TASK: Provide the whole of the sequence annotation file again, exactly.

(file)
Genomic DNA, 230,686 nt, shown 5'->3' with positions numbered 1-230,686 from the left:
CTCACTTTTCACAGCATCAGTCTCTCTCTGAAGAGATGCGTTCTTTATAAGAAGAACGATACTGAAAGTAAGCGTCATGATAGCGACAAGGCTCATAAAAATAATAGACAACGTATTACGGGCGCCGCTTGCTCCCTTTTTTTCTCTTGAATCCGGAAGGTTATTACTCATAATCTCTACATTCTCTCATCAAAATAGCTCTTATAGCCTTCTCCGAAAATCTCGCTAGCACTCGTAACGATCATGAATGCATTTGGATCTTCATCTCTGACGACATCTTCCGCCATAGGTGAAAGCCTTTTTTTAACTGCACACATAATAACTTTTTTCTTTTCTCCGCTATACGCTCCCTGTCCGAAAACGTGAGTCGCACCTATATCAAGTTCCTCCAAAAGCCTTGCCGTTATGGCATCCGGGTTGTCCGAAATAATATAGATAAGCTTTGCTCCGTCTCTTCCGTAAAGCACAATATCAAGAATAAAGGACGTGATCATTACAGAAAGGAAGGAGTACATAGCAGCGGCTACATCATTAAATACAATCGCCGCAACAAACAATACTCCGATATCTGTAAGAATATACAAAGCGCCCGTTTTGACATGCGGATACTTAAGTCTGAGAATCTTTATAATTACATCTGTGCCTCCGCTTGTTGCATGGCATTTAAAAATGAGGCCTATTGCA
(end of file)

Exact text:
Genomic DNA, 230,686 nt, shown 5'->3' with positions numbered 1-230,686 from the left:
CTCACTTTTCACAGCATCAGTCTCTCTCTGAAGAGATGCGTTCTTTATAAGAAGAACGATACTGAAAGTAAGCGTCATGATAGCGACAAGGCTCATAAAAATAATAGACAACGTATTACGGGCGCCGCTTGCTCCCTTTTTTTCTCTTGAATCCGGAAGGTTATTACTCATAATCTCTACATTCTCTCATCAAAATAGCTCTTATAGCCTTCTCCGAAAATCTCGCTAGCACTCGTAACGATCATGAATGCATTTGGATCTTCATCTCTGACGACATCTTCCGCCATAGGTGAAAGCCTTTTTTTAACTGCACACATAATAACTTTTTTCTTTTCTCCGCTATACGCTCCCTGTCCGAAAACGTGAGTCGCACCTATATCAAGTTCCTCCAAAAGCCTTGCCGTTATGGCATCCGGGTTGTCCGAAATAATATAGATAAGCTTTGCTCCGTCTCTTCCGTAAAGCACAATATCAAGAATAAAGGACGTGATCATTACAGAAAGGAAGGAGTACATAGCAGCGGCTACATCATTAAATACAATCGCCGCAACAAACAATACTCCGATATCTGTAAGAATATACAAAGCGCCCGTTTTGACATGCGGATACTTAAGTCTGAGAATCTTTATAATTACATCTGTGCCTCCGCTTGTTGCATGGCATTTAAAAATGAGGCCTATTGCA